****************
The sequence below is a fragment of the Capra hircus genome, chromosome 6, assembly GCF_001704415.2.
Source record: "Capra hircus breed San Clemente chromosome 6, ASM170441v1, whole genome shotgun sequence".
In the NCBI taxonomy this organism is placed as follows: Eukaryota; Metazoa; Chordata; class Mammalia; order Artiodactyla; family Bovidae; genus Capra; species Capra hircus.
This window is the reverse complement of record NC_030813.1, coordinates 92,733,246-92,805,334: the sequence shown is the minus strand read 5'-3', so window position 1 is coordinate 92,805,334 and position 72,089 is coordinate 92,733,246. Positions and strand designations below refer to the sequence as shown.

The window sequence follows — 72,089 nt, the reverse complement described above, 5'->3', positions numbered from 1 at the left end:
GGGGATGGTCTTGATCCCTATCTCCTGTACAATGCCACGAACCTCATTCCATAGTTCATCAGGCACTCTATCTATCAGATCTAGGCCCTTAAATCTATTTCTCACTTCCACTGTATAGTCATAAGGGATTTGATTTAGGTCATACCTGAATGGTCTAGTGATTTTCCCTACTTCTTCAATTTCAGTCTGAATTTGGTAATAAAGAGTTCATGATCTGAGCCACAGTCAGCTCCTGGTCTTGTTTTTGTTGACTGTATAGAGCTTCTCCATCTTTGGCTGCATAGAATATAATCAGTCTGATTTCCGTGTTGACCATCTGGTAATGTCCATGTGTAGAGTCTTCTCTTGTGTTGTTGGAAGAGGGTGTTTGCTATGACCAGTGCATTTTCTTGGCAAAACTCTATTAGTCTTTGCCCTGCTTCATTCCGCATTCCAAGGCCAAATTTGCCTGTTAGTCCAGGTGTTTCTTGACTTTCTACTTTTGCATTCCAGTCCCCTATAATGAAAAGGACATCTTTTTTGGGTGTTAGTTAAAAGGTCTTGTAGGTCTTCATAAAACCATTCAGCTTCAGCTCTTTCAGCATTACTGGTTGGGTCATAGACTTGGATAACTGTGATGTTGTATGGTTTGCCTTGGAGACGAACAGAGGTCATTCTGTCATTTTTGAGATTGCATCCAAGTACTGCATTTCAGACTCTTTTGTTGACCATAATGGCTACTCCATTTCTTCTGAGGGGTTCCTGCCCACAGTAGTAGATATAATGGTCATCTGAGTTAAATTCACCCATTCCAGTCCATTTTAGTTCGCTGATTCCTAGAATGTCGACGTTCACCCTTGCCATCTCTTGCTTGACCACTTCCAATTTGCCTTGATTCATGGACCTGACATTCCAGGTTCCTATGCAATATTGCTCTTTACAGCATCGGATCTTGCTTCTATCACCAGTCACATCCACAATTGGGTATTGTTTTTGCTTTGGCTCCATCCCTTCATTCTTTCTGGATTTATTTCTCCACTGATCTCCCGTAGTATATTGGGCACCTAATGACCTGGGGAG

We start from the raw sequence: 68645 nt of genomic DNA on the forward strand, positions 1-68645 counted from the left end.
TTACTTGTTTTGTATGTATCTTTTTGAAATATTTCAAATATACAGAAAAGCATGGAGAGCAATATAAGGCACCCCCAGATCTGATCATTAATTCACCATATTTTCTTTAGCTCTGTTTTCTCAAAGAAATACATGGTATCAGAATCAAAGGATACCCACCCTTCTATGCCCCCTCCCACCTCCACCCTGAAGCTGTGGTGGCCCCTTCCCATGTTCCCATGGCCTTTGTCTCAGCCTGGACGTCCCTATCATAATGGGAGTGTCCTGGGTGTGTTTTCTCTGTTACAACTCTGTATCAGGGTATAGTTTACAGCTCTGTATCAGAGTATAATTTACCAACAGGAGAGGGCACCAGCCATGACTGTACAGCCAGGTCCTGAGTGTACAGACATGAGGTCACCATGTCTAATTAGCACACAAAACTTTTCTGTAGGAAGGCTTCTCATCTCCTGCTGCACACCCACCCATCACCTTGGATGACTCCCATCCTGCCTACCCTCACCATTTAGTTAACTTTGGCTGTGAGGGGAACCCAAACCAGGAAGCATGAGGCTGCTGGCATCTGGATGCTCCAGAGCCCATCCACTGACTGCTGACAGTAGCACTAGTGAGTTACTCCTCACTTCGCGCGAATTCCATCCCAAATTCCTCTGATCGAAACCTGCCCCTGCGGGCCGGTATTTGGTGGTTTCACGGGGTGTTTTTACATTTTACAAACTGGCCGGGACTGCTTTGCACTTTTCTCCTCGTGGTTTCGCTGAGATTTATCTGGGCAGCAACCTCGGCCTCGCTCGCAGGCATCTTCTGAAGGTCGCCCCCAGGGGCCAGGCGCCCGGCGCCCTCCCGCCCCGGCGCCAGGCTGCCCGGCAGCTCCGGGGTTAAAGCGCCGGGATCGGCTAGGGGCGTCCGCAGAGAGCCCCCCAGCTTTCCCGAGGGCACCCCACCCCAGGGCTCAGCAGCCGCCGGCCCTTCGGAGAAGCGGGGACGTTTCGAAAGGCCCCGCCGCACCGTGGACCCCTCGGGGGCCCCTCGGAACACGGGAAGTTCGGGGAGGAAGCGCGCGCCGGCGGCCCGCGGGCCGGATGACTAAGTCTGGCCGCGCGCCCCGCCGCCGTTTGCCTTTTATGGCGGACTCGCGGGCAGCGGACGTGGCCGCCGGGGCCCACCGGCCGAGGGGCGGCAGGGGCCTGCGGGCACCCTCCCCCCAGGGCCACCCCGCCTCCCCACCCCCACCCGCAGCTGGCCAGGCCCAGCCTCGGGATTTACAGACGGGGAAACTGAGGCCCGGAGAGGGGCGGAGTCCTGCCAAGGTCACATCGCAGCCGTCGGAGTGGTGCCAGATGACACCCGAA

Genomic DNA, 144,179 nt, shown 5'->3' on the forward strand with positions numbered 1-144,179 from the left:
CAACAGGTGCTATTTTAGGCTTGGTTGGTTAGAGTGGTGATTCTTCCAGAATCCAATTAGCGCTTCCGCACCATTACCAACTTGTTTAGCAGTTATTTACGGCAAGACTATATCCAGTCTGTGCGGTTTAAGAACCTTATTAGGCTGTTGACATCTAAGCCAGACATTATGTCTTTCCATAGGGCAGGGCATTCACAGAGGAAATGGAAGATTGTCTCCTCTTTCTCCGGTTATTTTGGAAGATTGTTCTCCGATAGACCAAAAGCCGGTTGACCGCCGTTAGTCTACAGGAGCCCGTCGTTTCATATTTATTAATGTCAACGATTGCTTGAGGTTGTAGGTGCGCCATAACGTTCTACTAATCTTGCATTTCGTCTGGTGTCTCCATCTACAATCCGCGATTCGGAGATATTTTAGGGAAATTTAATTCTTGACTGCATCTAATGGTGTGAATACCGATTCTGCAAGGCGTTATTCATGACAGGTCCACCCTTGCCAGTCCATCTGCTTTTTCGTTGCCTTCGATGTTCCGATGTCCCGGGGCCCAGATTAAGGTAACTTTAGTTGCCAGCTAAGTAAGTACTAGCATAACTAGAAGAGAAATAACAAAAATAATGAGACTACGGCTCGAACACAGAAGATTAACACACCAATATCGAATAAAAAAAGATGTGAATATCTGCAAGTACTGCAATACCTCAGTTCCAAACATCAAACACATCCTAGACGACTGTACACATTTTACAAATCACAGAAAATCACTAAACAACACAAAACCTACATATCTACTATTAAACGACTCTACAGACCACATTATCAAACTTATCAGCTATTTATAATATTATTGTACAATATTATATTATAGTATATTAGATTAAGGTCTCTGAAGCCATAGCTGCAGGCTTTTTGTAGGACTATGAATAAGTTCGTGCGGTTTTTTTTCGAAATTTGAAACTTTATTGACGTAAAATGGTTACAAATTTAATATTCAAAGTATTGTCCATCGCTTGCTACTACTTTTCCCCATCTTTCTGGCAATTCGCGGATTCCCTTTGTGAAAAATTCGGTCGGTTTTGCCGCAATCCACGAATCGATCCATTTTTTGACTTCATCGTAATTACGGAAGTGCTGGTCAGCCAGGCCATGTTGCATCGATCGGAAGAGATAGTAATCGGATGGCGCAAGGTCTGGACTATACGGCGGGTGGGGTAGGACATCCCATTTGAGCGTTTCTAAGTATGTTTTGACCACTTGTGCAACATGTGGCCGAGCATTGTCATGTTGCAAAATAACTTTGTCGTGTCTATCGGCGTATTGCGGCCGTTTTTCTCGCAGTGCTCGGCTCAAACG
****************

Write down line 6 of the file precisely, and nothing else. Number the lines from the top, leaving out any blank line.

GGGGATGGTCTTGATCCCTATCTCCTGTACAATGCCACGAACCTCATTCCATAGTTCATCAGGCACTCTATCTATCAGATCTAGGCCCTTAAATCTATTTCTCACTTCCACTGTATAGTCATAAGGGATTTGATTTAGGTCATACCTGAATGGTCTAGTGATTTTCCCTACTTCTTCAATTTCAGTCTGAATTTGGTAATAAAGAGTTCATGATCTGAGCCACAGTCAGCTCCTGGTCTTGTTTTTGTTGACTGTATAGAGCTTCTCCATCTTTGGCTGCATAGAATATAATCAGTCTGATTTCCGTGTTGACCATCTGGTAATGTCCATGTGTAGAGTCTTCTCTTGTGTTGTTGGAAGAGGGTGTTTGCTATGACCAGTGCATTTTCTTGGCAAAACTCTATTAGTCTTTGCCCTGCTTCATTCCGCATTCCAAGGCCAAATTTGCCTGTTAGTCCAGGTGTTTCTTGACTTTCTACTTTTGCATTCCAGTCCCCTATAATGAAAAGGACATCTTTTTTGGGTGTTAGTTAAAAGGTCTTGTAGGTCTTCATAAAACCATTCAGCTTCAGCTCTTTCAGCATTACTGGTTGGGTCATAGACTTGGATAACTGTGATGTTGTATGGTTTGCCTTGGAGACGAACAGAGGTCATTCTGTCATTTTTGAGATTGCATCCAAGTACTGCATTTCAGACTCTTTTGTTGACCATAATGGCTACTCCATTTCTTCTGAGGGGTTCCTGCCCACAGTAGTAGATATAATGGTCATCTGAGTTAAATTCACCCATTCCAGTCCATTTTAGTTCGCTGATTCCTAGAATGTCGACGTTCACCCTTGCCATCTCTTGCTTGACCACTTCCAATTTGCCTTGATTCATGGACCTGACATTCCAGGTTCCTATGCAATATTGCTCTTTACAGCATCGGATCTTGCTTCTATCACCAGTCACATCCACAATTGGGTATTGTTTTTGCTTTGGCTCCATCCCTTCATTCTTTCTGGATTTATTTCTCCACTGATCTCCCGTAGTATATTGGGCACCTAATGACCTGGGGAG